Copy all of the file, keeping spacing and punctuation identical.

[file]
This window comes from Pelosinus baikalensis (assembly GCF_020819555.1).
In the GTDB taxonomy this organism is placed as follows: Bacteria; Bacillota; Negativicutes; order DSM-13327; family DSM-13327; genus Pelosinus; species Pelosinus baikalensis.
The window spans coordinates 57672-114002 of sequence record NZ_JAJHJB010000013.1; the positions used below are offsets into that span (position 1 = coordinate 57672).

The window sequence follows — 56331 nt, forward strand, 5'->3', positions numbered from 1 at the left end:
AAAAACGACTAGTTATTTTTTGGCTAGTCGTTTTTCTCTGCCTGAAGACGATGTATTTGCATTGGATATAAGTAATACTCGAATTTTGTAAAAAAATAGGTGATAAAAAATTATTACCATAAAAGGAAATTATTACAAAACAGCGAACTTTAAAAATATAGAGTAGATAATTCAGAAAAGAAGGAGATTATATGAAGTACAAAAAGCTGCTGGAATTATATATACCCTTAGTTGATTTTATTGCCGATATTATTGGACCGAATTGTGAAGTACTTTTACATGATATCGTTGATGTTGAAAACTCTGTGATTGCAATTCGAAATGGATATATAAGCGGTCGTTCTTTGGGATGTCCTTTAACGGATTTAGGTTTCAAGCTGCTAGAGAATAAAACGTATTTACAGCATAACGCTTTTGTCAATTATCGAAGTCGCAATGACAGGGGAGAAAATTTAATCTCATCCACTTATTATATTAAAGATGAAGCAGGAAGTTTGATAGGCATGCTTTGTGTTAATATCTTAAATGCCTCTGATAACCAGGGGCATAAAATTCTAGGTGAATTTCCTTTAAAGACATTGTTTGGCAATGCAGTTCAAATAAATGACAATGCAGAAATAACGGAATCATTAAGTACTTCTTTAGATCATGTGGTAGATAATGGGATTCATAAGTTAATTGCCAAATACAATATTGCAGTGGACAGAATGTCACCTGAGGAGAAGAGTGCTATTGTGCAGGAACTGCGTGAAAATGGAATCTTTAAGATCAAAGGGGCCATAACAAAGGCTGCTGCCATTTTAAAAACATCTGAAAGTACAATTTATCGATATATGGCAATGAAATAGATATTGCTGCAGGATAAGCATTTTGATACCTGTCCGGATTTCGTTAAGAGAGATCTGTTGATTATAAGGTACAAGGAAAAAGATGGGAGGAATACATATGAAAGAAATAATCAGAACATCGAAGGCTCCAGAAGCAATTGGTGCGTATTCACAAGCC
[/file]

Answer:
This window comes from Pelosinus baikalensis (assembly GCF_020819555.1).
In the GTDB taxonomy this organism is placed as follows: Bacteria; Bacillota; Negativicutes; order DSM-13327; family DSM-13327; genus Pelosinus; species Pelosinus baikalensis.
The window spans coordinates 57672-114002 of sequence record NZ_JAJHJB010000013.1; the positions used below are offsets into that span (position 1 = coordinate 57672).

The window sequence follows — 56331 nt, forward strand, 5'->3', positions numbered from 1 at the left end:
AAAAACGACTAGTTATTTTTTGGCTAGTCGTTTTTCTCTGCCTGAAGACGATGTATTTGCATTGGATATAAGTAATACTCGAATTTTGTAAAAAAATAGGTGATAAAAAATTATTACCATAAAAGGAAATTATTACAAAACAGCGAACTTTAAAAATATAGAGTAGATAATTCAGAAAAGAAGGAGATTATATGAAGTACAAAAAGCTGCTGGAATTATATATACCCTTAGTTGATTTTATTGCCGATATTATTGGACCGAATTGTGAAGTACTTTTACATGATATCGTTGATGTTGAAAACTCTGTGATTGCAATTCGAAATGGATATATAAGCGGTCGTTCTTTGGGATGTCCTTTAACGGATTTAGGTTTCAAGCTGCTAGAGAATAAAACGTATTTACAGCATAACGCTTTTGTCAATTATCGAAGTCGCAATGACAGGGGAGAAAATTTAATCTCATCCACTTATTATATTAAAGATGAAGCAGGAAGTTTGATAGGCATGCTTTGTGTTAATATCTTAAATGCCTCTGATAACCAGGGGCATAAAATTCTAGGTGAATTTCCTTTAAAGACATTGTTTGGCAATGCAGTTCAAATAAATGACAATGCAGAAATAACGGAATCATTAAGTACTTCTTTAGATCATGTGGTAGATAATGGGATTCATAAGTTAATTGCCAAATACAATATTGCAGTGGACAGAATGTCACCTGAGGAGAAGAGTGCTATTGTGCAGGAACTGCGTGAAAATGGAATCTTTAAGATCAAAGGGGCCATAACAAAGGCTGCTGCCATTTTAAAAACATCTGAAAGTACAATTTATCGATATATGGCAATGAAATAGATATTGCTGCAGGATAAGCATTTTGATACCTGTCCGGATTTCGTTAAGAGAGATCTGTTGATTATAAGGTACAAGGAAAAAGATGGGAGGAATACATATGAAAGAAATAATCAGAACATCGAAGGCTCCAGAAGCAATTGGTGCGTATTCACAAGCC